Martina Sychrová1, Martin Musil1,2, Jan Divíšek1,3, Milan Chytrý3, Jiří Danihelka3,4, Marek Havlíček2, Zdeněk Kaplan4, Petr Novotný4,5, Petr Pyšek4,6, Hana Skokanová2 and Jan Wild4
1Department of Geography, Masaryk University, Kotlářská 2, 611 37 Brno, Czech Republic
2Silva Tarouca Research Institute for Landscape and Ornamental Gardening, Lidická 25/27, 602 00 Brno, Czech Republic
3Department of Botany and Zoology, Masaryk University, Kotlářská 2, 611 37 Brno, Czech Republic
4Institute of Botany, Czech Academy of Sciences, Zámek 1, 252 43 Průhonice, Czech Republic
5Department of Teaching and Didactics of Biology, Charles University, Viničná 7, 128 00 Praha, Czech Republic
6Department of Ecology, Charles University, 128 43 Praha 2, Czech Republic
It is generally acknowledged that land-use structure and its changes influences levels of invasion by alien plants across the landscape. In this study, we asked how land-use changes over the last 180 years influenced spatial patterns of alien plant invasions in the Czech Republic. We hypothesize that (i) dynamically changing landscapes with a high level of disturbances host more alien or invasive species than those with long-term habitat continuity, and (ii) land-use changes resulting in more degraded landscape (e.g. increase in built-up areas or arable land) are associated with increased invasion levels.
To test these hypotheses, we used plant distribution data from the Pladias database. This dataset contains species occurrence records in 2370 grid cells (~ 6 × 5,5 km) of floristic mapping covering the area of the Czech Republic. Environmental data (e.g. mean annual temperature, annual precipitation) and historical land-use data (indices of land-use change) were used as explanatory variables of invasion levels, which were defined as the proportion of alien species among the total flora in each grid cell. Alien plants were considered either as one group or divided according to (i) the most advanced stage they have reached in the invasion process (naturalized and invasive species) or (ii) the residence time status (archaeophytes and neophytes). Historical land-use data were extracted from digitized topographical maps for the following periods: 1836−1852 (2nd Austrian Military Survey), 1876−1880 (3rd Austrian Military Survey), 1952−1955, 1988−1995, and 2002−2006. These data allowed us to quantify individual land-use changes (e.g. afforestation or expansion of built-up areas) in each grid cell and between each period.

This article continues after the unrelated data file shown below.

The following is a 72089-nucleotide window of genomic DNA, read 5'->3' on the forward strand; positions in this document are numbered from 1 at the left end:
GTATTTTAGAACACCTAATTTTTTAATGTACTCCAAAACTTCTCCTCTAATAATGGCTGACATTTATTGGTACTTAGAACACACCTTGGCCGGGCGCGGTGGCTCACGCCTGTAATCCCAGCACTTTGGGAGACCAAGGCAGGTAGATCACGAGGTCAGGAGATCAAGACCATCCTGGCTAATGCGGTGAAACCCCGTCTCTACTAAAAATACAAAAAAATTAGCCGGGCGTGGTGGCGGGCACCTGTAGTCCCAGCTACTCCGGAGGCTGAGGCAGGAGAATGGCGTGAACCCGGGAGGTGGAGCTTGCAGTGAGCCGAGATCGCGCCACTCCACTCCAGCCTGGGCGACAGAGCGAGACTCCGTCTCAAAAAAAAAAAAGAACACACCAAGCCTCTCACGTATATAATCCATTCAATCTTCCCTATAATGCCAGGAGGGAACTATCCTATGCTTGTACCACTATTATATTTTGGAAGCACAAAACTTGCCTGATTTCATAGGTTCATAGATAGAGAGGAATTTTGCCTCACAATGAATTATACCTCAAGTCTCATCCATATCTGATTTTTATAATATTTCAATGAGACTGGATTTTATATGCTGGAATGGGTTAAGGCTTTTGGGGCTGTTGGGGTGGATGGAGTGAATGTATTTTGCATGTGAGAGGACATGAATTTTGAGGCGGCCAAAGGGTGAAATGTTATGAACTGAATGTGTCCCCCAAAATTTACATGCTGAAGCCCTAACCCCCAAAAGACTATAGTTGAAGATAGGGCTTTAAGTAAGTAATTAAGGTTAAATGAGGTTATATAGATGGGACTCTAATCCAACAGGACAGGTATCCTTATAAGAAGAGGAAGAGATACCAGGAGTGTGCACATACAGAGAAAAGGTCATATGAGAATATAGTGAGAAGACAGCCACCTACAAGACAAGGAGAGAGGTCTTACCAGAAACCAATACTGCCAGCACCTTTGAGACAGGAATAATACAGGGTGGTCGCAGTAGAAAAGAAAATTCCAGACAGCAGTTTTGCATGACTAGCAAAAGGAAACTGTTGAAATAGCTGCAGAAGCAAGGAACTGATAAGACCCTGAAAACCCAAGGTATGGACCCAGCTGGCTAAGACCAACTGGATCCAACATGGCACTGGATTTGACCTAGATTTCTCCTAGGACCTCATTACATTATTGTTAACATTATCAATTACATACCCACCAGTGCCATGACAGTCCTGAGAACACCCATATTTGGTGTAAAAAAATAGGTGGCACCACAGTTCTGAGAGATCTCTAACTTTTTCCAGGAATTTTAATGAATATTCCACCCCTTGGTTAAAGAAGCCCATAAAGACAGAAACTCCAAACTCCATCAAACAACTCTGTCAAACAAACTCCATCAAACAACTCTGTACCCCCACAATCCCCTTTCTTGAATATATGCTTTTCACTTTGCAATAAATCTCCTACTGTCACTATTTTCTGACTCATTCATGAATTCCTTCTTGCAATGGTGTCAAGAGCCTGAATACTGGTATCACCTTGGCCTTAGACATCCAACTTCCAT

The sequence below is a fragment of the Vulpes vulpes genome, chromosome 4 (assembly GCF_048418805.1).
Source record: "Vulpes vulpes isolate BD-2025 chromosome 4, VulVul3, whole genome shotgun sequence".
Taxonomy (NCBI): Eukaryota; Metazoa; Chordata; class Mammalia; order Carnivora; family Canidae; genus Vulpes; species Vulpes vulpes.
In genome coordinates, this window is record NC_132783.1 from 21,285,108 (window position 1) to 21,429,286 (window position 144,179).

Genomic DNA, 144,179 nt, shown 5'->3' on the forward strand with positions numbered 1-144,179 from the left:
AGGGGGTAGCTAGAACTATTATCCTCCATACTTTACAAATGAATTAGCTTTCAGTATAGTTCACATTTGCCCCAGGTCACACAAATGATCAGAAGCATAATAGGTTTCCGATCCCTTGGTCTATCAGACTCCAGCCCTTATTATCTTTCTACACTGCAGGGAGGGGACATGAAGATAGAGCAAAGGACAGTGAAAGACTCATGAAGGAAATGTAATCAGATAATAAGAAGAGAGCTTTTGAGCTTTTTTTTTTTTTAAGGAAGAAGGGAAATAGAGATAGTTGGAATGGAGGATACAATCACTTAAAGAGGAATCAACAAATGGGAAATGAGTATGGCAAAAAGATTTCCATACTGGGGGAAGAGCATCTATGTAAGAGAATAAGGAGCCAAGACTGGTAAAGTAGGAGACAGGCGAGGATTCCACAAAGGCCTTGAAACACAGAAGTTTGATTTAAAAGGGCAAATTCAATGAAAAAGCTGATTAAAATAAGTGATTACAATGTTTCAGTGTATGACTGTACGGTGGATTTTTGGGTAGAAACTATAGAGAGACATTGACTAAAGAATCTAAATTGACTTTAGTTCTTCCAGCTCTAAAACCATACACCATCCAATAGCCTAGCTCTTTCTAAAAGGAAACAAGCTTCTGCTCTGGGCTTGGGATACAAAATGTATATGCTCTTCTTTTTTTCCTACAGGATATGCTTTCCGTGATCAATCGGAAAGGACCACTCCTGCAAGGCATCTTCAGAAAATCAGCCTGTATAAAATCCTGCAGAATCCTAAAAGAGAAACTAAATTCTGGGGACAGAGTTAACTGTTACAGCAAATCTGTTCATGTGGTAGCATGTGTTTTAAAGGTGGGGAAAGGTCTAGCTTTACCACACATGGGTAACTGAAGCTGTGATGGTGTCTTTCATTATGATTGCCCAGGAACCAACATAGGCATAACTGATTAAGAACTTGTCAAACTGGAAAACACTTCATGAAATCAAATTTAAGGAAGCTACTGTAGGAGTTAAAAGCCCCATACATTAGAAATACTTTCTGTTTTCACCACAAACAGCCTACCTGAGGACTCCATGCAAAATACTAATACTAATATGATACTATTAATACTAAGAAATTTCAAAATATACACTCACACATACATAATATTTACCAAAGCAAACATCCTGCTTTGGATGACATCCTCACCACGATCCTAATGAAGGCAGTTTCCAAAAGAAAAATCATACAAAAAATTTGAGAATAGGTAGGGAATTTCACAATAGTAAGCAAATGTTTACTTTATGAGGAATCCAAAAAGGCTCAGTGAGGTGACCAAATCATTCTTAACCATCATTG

The proportions of neophytes, naturalized and invasive species in the grid cells were best explained by the mean annual temperature followed by an increase in built-up area and a decrease in forest area. A weaker correlation was found with changes in the proportion of grasslands and arable land. The proportion of archaeophytes was best explained by a decrease in forest area, similar to neophytes, but also by an increase in the area of arable land. Our results corroborate the second hypothesis that the extension of human-made land-use types increases invasion levels. However, the correlations between the overall landscape change and the levels of invasion were very weak.